I’ve been meaning to write this one for years actually. Ever since I bought my first Mercedes-Benz. And…trust me…just typing out that phrase “my first Mercedes-Benz” makes me want to do a double-take. Time was I lived in a friend’s basement and mowed lawns and did Manpower temp jobs to make ends meet, and I figured that was pretty much going to be my life. But even a low income kid can dream, and when mine turned to automobiles I always had pretty definite ideas about what a top rank, best of the best, car was.
I grew up in a household without a car. Mom divorced dad when I was 2 and we never had a lot of money. So for the first decade and a half of my life we were carless, and the edges of my childhood world were tied firmly to wherever public transportation and my own two feet could take me. Cars were fascinating, but distant things, like home ownership. I grew up in a series of garden apartments, always near some bus line that could take mom to work and near enough to walk to a small shopping center with a grocery store, a drugstore and a five and dime. It was still a time when most American households had only one car, if they had a car at all. So to be carless wasn’t necessarily considered a sign of poverty and we were not poor…I never went to bed hungry…just very low budget. We would get rides occasionally from neighbors and other church members when necessary, but mostly the weekly shopping trip involved a foldable two wheel grocery cart, something like this…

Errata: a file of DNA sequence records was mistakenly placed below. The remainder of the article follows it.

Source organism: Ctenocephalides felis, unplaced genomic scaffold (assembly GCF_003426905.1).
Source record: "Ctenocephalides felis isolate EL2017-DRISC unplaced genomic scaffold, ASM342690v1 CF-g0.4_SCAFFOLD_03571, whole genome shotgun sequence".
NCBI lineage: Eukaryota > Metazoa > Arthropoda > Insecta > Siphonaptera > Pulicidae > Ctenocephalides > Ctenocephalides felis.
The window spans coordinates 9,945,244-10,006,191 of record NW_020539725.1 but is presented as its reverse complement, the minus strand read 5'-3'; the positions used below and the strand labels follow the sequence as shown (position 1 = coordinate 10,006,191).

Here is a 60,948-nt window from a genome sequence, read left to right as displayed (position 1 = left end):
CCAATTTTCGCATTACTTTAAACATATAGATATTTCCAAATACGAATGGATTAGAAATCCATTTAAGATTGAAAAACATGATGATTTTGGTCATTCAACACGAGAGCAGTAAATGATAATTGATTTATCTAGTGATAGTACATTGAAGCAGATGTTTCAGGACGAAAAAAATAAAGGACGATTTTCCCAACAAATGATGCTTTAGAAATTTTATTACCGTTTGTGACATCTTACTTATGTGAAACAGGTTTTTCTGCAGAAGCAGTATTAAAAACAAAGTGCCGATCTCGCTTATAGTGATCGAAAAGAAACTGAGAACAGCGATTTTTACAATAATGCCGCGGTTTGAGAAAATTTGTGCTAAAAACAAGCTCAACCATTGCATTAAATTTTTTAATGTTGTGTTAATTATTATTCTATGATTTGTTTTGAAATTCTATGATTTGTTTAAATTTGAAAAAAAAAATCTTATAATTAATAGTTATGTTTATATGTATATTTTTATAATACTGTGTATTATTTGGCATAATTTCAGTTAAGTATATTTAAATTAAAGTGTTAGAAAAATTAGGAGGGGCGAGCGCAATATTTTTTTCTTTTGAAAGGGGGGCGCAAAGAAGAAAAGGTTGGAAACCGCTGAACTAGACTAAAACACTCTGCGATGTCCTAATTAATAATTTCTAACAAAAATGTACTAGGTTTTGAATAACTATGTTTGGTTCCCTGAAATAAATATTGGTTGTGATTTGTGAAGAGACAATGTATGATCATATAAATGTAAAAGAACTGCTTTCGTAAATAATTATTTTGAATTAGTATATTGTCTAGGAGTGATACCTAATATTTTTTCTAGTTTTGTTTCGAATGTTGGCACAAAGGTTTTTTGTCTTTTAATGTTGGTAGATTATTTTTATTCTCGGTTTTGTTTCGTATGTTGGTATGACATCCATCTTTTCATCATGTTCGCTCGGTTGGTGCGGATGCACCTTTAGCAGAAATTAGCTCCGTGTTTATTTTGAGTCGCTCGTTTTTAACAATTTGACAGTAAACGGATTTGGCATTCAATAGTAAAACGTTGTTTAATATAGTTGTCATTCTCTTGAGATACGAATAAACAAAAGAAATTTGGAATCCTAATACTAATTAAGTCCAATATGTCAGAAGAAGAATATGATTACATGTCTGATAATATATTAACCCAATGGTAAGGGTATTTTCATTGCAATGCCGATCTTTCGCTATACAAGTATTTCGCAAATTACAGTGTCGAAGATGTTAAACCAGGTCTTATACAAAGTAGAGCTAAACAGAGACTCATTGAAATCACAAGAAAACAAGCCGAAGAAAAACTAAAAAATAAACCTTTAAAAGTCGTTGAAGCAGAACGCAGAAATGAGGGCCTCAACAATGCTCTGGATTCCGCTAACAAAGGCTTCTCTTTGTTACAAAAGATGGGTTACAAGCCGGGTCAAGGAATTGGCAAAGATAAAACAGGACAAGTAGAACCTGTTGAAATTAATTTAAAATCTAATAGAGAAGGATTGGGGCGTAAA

…which I would pilot, being the man and thereby the muscle in the household. Trips downtown, or to a deluxe shopping center some distance away (there were no malls back then), possibly involving a bus transfer ticket even, were very special occasions, and usually all day affairs the end of which left my little legs very tired. Vacations involved either Trailways, Greyhound or the train. I still vividly remember the magical two vacations we took to Lauderdale By The Sea, Florida, by way of the train. There was a dining car, and a car at the end of the train you could sit in and watch the landscape go by, and the lovely sound of the tracks clicking off the miles to sing me to sleep. It would never have occurred to me that a car was a necessity. A car was a luxury. We got by just fine without one. But oh…how nice to have one! Possibly even as nice as having a house of our very own.
I recall vividly the 1960 Ford Falcon one of the church lady’s had that took us back and forth to Sunday services…
…which would get so hot inside sitting in the sun during church services that even with the windows rolled all the way down by the time it got me back home I felt like a baked cookie. Or the 1959 Rambler Rebel owned by Mr. Rogers, one of the deacons…
…the car that taught me the value of seat belts well before they became mandatory equipment, when my little seven year old face got slammed into its all metal dashboard when Mr. Rogers had to stop suddenly to avoid a drunk driver. I never doubted after that that cars could be dangerous things. But they were magical things, whispering promises to little me of travel to distant places, in a time when my world pretty much ended at reach of mom’s voice.
I think my first glimpse of the 1958 Ford Thunderbird is what really ignited my love affair with the automobile.
I remember I was walking with mom to the local grocery store and one of those things went gliding by on the street and my little jaw dropped. From then on I was all about cars. I used to embarrass mom walking beside her as she shopped, pretending to be driving a car, holding my hands out on an imaginary steering wheel and making all the sound effects. But embarrassing mom is part of a small boy’s job description. Frightening to her, and in retrospect to me later in life, was my habit of peering into the windows of parked cars to admire the dashboards and steering wheels. This was a more Baroque age in American automobilia, and the dashboards and steering wheels of that time are amazing to me even today. They just don’t make them like this anymore…